Tuesday, October 14, 2014

Today: Film Festival by the Dick Smith Library

Stop by the Multipurpose Room (Rm 154) today on the main level to participate in the Dick Smith Library's Film Festival in honor of Civil Rights Day.  The festival will run from 9am until 4:30pm.  See below for the lineup of today's videos.  To view the videos in our playlist at Films on Demand, click here

Martin Luther King, Jr.: Look Here
One of the first in-depth televised interviews given by Martin Luther King, Jr., this program was first broadcast on October 27, 1957, on the NBC News show Look Here. Filmed only a year after he had reached national prominence during the Montgomery bus boycott, the 27-year-old King offers host Martin Agronsky invaluable insights into his goals, his philosophy and his unshakable dedication to equality and civil rights. (29 minutes)

Hollywood Roundtable: Civil Rights, 1963
In this historical motion picture film from the U.S. Information Agency, Marlon Brando, Charlton Heston, Sidney Poitier, Joseph Mankiewicz, James Baldwin, and David Shoenbrun discuss the Civil Rights March on Washington, August 28, 1963. From the National Archives and Records Administration. (31 minutes)

Let Freedom Ring
The Civil Rights movement becomes the most effective social movement in U.S. history. During this era, Martin Luther King, Jr. marches on Washington, and Little Rock's high school is integrated. John F. Kennedy is inaugurated as president of the United States. Part of the series Freedom: A History of US. Distributed by PBS Distribution. (26 minutes)

Marching to Freedom Land
The 1960s bring new progress in the quest for freedom, but this is also an explosive decade that threatens to tear apart the fabric of society. President Kennedy is assassinated, and Lyndon B. Johnson pursues the war in Vietnam. Martin Luther King, Jr. is assassinated, leaving behind an impressive and growing legacy of non-violent civil rights resistance. Part of the series Freedom: A History of US. Distributed by PBS Distribution. (26 minutes)

Civil Rights Anniversary, 1965
“This Civil Rights Act is a challenge to all of us,” says President Johnson, “to go to work in our communities and our states, in our homes and in our hearts, to eliminate the last vestiges of injustice in our beloved country.” This documentary, filmed in 1965, looks back on the signing of the Civil Rights Act of 1964 and asks, “What has and has not been done during this year that held such great promise?” From the National Archives and Records Administration. (28 minutes)

Soundtrack for a Revolution: Freedom Songs From the Civil Rights Era
On picket lines, in organizational meetings, even in police wagons and jail cells, songs of protest and inspiration helped drive the civil rights movement. Showcasing many of those songs, this stirring documentary explores the history of the era through archival footage, interviews with key civil rights activists, and performances by contemporary artists assembled specifically for the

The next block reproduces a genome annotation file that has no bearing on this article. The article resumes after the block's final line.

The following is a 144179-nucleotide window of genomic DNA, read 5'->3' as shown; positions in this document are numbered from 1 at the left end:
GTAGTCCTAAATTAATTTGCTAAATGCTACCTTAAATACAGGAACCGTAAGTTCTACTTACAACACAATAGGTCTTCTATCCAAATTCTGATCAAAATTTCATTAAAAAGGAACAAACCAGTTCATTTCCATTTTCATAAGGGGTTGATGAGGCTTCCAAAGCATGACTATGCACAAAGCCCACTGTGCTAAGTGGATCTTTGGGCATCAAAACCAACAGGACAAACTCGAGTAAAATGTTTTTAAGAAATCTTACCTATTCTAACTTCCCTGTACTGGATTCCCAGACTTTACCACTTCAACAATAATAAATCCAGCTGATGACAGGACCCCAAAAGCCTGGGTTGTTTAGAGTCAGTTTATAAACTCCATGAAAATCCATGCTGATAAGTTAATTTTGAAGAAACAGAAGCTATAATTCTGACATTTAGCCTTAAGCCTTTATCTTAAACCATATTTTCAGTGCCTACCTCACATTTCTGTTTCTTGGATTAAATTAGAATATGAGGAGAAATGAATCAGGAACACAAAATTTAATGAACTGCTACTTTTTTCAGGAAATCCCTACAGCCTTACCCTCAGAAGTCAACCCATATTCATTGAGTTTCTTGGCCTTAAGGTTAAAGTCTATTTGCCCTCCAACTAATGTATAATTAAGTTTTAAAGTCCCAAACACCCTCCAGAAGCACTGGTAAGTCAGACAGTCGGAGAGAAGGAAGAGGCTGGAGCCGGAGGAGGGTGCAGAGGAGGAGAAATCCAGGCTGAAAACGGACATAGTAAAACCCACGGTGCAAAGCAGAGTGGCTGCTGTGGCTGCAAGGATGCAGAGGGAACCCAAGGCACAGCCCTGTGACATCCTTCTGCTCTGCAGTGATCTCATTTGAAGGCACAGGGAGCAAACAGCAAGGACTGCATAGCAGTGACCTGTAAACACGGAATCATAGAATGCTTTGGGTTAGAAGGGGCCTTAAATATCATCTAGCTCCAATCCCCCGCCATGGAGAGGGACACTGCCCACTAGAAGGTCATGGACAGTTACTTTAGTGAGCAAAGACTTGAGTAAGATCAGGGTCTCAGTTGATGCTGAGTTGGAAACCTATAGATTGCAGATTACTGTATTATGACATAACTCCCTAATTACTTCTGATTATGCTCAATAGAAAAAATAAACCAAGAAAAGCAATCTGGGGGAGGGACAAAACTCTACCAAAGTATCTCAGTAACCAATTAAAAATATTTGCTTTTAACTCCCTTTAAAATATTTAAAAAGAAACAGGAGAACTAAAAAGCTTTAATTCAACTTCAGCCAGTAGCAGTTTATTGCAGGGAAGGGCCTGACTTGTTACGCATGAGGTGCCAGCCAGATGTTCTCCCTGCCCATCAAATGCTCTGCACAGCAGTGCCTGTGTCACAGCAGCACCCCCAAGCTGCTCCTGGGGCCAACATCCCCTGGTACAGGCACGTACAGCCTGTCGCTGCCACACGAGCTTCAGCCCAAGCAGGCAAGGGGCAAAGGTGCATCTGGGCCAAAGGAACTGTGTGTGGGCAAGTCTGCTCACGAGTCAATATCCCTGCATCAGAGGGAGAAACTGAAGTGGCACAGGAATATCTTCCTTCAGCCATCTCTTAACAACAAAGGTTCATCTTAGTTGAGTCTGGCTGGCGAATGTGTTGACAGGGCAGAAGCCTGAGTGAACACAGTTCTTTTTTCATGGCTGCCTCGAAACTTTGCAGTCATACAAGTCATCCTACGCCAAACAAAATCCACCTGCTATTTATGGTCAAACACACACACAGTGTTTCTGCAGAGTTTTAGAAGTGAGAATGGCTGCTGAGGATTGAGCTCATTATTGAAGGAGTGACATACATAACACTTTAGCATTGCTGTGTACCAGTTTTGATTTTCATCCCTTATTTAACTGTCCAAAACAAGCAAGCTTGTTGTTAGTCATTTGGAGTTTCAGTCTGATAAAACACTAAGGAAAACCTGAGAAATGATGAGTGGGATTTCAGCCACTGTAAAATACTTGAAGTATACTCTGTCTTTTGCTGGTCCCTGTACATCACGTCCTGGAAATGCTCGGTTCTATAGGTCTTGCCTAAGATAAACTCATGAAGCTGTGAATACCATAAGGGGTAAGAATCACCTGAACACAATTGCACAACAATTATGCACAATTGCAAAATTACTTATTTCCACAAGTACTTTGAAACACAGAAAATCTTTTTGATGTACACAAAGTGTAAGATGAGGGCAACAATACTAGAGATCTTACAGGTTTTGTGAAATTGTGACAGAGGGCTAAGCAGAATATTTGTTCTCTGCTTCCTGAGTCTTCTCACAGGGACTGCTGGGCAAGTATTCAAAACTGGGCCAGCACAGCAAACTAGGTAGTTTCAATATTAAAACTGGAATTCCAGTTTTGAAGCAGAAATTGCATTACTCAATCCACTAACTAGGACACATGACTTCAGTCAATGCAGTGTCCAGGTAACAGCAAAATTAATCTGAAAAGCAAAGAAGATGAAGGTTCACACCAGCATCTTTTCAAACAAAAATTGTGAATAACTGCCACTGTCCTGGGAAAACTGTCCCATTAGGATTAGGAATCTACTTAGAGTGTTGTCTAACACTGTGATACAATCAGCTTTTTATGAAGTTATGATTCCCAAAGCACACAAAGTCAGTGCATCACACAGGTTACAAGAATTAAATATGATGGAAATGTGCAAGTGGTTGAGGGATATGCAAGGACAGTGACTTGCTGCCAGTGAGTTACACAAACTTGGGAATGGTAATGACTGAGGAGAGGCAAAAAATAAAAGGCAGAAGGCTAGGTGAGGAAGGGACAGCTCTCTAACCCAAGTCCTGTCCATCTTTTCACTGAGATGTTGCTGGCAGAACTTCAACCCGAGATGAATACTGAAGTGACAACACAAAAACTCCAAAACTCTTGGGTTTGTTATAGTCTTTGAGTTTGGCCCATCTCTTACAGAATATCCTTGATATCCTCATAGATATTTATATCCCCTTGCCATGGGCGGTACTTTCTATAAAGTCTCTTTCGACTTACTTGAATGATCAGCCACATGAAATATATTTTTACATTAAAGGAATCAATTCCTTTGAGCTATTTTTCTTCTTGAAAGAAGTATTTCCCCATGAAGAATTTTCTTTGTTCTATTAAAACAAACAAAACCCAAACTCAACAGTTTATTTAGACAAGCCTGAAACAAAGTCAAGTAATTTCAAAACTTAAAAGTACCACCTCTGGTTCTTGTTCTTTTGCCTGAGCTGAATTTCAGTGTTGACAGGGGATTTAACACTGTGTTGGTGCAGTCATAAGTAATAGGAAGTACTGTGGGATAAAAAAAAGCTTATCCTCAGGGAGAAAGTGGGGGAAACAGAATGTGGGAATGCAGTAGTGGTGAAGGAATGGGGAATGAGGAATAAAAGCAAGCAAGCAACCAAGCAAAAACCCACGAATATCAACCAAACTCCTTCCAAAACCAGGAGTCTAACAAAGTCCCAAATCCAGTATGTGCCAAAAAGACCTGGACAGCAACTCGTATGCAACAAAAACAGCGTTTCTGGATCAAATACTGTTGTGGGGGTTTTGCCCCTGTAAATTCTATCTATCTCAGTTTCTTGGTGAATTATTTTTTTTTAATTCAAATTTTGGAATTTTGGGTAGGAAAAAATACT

film. Congressman John Lewis (D-GA), former Atlanta mayor Andrew Young, former NAACP chairman Julian Bond, freedom rider Hank Thomas, civil rights organizer Jim Lawson, former King aide Dorothy Cotton, and music legend Harry Belafonte are among those interviewed. On-camera performers include John Legend, Joss Stone, Wyclef Jean, and The Roots. Featured songs: “Wade in the Water,” “This May Be the Last Time,” “Ain’t Gonna Let Nobody Turn ’Round,” “We Shall Not Be Moved,” and more. (82 minutes)

The Civil Rights Movement
A part of the series America in the 20th Century. Anyone who thinks the civil rights movement began and ended with Martin Luther King Jr. will discover a new, eye-opening view of history in this program. It reveals a long-running struggle for racial equality starting with Civil War– and Reconstruction-era events, moving through the blight of Jim Crow and the formation of the NAACP and other groups, and depicting the drama of King’s movement in varied, evolving phases. The work of Malcolm X, the rise of the Black Power movement, and the future of America’s ongoing equality battles are also examined. Correlates to standards from the National Council for the Social Studies. (84 minutes)

Save Our History: Voices of Civil Rights
Representing the largest archive of oral histories of the civil rights movement, this program offers a fascinating look at one of the defining social movements in American history—told through the personal stories of men, women, and children who lived through the turbulent period. To compile these hundreds of personal narratives, a group of journalists, photographers, and videographers embarked on a 70-day bus trip around the country. The trove of material they collected, from family photographs to emotional on-camera testimony, forms far more than a textbook history lesson. It emerges as a narrative document that defines and humanizes the movement’s trajectory while providing insight into the Brown v. Board of Education case, the saga of Martin Luther King Jr., and much more. Distributed by Television Networks. (50 minutes)

Where Do We Go from Here? A Dialogue On Race
"Injustice anywhere is a threat to justice everywhere." This illuminating program, filmed during a guided tour of civil rights landmarks, blends potent archival footage and photos with group discussion to sensitively explore race relations in the U.S. Visits to Selma, Montgomery, Birmingham, Memphis, Atlanta, Orangeburg, and other locations, combined with eyewitness accounts of key events by survivors of those years, steer the group's dialogue. Together, these concerned individuals-white as well as black-grapple with the issues of anger, identity, prejudice, discrimination, education, and reconciliation. (58 minutes)

 *Film descriptions taken from Films on Demand.

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